Details of Publication 216 for Project A073:

Lee C & Gramotnev H. Predictors and outcomes of early motherhood in the Australian Longitudinal Study on Women's Health. Psychology, Health and Medicine, 2006; 11(1): 29-47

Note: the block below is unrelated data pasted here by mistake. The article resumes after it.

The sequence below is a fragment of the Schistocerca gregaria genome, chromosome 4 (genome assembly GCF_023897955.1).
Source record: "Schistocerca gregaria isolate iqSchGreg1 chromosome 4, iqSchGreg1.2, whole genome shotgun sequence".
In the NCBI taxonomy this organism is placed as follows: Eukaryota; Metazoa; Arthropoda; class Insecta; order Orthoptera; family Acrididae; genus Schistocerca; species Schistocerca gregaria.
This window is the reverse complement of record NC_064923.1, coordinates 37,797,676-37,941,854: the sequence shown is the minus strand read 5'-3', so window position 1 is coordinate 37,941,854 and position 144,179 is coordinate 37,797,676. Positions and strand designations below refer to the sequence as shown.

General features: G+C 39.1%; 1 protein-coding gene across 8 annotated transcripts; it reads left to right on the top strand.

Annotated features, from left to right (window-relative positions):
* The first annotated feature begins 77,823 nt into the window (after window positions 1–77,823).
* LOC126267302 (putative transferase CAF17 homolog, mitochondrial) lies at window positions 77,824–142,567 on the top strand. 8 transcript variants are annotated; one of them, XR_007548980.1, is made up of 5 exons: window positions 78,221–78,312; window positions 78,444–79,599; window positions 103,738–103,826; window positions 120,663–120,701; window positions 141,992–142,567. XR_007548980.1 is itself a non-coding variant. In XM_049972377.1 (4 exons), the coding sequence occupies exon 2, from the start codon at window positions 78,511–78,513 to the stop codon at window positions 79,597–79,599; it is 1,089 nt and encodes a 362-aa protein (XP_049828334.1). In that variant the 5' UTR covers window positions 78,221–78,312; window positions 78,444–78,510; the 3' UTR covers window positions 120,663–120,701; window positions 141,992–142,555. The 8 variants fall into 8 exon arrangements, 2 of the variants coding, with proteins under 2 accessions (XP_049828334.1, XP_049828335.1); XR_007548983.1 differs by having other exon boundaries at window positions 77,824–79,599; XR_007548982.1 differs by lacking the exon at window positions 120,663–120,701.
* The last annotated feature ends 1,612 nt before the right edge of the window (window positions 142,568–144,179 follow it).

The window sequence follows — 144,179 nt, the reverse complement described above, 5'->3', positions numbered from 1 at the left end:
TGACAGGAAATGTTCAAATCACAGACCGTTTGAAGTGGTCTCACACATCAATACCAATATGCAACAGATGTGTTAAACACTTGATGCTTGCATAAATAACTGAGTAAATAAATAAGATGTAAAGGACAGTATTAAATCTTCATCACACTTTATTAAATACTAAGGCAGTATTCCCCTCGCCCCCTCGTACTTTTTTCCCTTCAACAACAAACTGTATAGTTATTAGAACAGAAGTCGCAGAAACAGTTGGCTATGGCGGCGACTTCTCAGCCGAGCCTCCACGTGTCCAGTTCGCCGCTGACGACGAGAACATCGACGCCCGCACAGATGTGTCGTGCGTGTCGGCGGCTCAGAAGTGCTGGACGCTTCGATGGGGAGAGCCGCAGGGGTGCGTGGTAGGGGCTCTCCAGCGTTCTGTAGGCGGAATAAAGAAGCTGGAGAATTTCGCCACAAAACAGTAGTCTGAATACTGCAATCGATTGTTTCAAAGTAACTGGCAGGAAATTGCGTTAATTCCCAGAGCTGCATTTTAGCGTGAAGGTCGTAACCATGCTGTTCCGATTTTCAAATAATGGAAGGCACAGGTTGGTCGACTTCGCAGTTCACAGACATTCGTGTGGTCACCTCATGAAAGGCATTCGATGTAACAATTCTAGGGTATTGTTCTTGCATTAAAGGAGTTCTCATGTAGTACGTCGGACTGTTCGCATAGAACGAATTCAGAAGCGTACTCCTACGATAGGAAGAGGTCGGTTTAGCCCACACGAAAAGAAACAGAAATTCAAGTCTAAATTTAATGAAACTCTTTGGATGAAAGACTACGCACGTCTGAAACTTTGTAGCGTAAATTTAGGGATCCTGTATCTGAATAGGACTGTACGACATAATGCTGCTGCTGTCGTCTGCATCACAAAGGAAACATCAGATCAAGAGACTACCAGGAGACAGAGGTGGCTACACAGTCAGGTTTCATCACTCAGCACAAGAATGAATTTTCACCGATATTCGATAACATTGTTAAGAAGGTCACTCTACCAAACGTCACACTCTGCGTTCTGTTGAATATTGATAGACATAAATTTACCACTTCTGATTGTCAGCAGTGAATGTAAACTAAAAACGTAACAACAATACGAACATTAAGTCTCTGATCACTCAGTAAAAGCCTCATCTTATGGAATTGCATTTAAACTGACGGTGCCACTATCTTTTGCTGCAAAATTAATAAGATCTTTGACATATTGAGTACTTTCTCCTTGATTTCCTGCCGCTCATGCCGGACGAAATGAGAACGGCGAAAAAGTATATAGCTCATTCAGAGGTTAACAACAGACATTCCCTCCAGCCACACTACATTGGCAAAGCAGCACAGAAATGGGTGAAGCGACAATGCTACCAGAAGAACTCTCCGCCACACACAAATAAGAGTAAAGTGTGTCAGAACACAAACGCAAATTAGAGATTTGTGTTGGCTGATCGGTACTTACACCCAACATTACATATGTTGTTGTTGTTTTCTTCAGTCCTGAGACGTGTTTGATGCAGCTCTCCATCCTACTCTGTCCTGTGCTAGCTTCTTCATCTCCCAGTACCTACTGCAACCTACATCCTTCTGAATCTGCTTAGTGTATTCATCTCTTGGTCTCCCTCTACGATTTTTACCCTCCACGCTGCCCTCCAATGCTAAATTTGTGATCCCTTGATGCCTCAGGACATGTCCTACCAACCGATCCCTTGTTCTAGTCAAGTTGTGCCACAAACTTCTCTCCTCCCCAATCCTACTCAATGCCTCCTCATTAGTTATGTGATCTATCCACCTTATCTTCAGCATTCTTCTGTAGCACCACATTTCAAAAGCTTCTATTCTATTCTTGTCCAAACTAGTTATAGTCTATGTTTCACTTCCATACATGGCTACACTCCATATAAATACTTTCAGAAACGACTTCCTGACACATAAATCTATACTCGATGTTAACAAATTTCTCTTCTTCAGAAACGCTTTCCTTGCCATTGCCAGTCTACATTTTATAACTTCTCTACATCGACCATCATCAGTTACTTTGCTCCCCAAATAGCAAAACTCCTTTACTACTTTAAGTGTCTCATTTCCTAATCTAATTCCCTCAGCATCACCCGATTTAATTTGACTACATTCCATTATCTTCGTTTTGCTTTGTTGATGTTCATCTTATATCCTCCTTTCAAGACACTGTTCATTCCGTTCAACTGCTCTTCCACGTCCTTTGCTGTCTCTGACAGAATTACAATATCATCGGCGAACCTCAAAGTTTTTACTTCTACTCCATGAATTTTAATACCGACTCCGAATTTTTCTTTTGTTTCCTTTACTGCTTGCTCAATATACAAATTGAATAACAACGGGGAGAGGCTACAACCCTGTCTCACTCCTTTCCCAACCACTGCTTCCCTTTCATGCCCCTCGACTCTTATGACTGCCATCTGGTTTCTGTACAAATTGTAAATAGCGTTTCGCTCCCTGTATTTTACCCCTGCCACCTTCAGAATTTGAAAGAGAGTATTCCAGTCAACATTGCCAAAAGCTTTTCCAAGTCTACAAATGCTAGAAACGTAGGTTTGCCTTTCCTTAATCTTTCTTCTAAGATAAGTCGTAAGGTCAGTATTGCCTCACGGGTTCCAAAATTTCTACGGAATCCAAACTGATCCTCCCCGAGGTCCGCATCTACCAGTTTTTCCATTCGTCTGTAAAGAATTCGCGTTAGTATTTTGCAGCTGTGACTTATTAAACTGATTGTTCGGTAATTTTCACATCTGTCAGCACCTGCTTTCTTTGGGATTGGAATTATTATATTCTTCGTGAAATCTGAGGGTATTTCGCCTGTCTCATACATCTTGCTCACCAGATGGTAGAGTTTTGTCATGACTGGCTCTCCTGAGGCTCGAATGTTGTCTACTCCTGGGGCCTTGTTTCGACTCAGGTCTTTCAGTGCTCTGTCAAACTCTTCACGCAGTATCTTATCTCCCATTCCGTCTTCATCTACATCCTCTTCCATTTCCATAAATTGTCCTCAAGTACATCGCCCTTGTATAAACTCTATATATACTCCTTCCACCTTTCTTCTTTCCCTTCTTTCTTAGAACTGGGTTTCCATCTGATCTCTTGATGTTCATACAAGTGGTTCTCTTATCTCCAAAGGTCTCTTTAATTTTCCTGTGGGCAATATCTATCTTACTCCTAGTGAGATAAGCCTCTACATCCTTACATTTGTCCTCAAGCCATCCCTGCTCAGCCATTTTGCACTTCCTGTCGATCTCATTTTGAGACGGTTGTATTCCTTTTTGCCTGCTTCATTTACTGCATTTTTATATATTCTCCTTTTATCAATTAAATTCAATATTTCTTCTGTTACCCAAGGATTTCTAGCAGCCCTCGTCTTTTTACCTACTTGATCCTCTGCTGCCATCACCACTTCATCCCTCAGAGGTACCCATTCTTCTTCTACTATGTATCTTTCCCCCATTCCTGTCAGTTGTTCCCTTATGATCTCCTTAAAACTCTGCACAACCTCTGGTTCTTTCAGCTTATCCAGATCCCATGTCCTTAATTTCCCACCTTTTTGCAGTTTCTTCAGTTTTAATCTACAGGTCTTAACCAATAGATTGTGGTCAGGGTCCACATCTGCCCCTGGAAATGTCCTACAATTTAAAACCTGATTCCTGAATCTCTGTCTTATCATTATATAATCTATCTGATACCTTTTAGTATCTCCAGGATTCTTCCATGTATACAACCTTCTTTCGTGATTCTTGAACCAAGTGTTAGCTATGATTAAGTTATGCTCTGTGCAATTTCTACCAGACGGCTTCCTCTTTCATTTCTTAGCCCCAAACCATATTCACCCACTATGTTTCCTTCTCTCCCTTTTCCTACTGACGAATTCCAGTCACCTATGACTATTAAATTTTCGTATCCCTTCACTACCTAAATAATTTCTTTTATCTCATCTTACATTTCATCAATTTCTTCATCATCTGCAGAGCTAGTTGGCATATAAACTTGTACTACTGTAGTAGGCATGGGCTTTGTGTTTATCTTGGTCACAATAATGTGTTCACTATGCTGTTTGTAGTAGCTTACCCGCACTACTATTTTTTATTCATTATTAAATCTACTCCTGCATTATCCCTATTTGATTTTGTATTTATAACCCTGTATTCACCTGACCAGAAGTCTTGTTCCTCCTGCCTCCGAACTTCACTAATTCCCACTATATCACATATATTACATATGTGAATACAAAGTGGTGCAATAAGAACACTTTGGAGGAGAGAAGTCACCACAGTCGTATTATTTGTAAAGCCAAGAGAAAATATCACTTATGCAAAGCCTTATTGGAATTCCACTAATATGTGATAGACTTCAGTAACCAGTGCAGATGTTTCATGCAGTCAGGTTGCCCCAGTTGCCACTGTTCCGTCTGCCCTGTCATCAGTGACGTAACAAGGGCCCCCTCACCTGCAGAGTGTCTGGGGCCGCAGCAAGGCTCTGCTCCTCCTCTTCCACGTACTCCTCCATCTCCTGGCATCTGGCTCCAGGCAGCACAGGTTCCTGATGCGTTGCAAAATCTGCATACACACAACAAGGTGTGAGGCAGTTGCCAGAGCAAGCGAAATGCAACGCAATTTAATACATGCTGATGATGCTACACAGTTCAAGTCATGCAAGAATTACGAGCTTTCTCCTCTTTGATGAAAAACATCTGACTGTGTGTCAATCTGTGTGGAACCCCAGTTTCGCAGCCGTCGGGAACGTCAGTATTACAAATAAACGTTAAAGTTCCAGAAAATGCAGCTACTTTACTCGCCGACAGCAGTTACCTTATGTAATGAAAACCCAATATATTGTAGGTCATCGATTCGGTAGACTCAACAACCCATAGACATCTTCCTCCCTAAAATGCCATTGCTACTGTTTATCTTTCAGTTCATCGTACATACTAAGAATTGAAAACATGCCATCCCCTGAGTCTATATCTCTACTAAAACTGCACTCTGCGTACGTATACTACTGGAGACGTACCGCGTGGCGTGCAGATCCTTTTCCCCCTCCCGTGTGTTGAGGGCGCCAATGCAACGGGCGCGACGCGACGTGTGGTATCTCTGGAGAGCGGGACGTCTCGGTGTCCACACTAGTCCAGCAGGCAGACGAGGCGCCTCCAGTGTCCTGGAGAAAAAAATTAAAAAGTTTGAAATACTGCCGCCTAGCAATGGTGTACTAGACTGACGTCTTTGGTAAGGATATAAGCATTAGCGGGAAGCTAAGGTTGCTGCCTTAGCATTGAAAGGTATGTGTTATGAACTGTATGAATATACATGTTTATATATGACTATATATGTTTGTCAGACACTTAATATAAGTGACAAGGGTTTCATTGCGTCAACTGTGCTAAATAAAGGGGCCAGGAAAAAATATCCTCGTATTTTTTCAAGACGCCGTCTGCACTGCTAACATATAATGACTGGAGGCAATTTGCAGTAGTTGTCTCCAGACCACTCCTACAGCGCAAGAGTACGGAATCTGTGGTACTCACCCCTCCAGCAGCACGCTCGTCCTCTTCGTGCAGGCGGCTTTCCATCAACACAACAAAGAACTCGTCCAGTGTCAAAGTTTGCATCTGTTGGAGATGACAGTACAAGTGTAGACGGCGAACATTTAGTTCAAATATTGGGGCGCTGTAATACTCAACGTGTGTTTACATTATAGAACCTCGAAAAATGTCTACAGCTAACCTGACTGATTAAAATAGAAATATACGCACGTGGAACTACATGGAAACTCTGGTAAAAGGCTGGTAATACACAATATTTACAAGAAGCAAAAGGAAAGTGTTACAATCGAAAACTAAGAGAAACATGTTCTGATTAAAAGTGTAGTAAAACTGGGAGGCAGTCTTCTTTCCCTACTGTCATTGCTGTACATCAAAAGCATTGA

Early motherhood is identified as a social problem, and having children at an early age is assumed to lead to psychological distress, welfare dependence and socioeconomic disadvantage. Analysis of responses from 9,689 young participants in the Australian Longitudinal Study on Women’s Health was used to examine predictors and outcomes of early motherhood in Australia. Survey 1 (1996, aged 18-23) and Survey 2 (2000, aged 22-27), were used to categorise women as Childless, Existing Mothers (before Survey 1) and New Mothers (became mothers before Survey 2). Multivariate logistic regressions provided comparisons on sociodemographics, gynaecological variables, psychological wellbeing and health behaviours. Survey 1 data show that Existing Mothers experience socioeconomic disadvantages and unhealthy lifestyles. However, those who will go on to become mothers earlier than their peers already experience similar disadvantages. Further, the Survey 2 data show that, when these pre-existing disadvantages are controlled for, the additional deficits experienced by early mothers are relatively minor. Social disadvantage predisposes women to become mothers early, and to adopt unhealthy behaviours. However, young Australian women cope well with the challenges of early motherhood. In the longer term, unhealthy lifestyles and low education may lead to ill health and disadvantage, but early motherhood is not the initiator of this trajectory.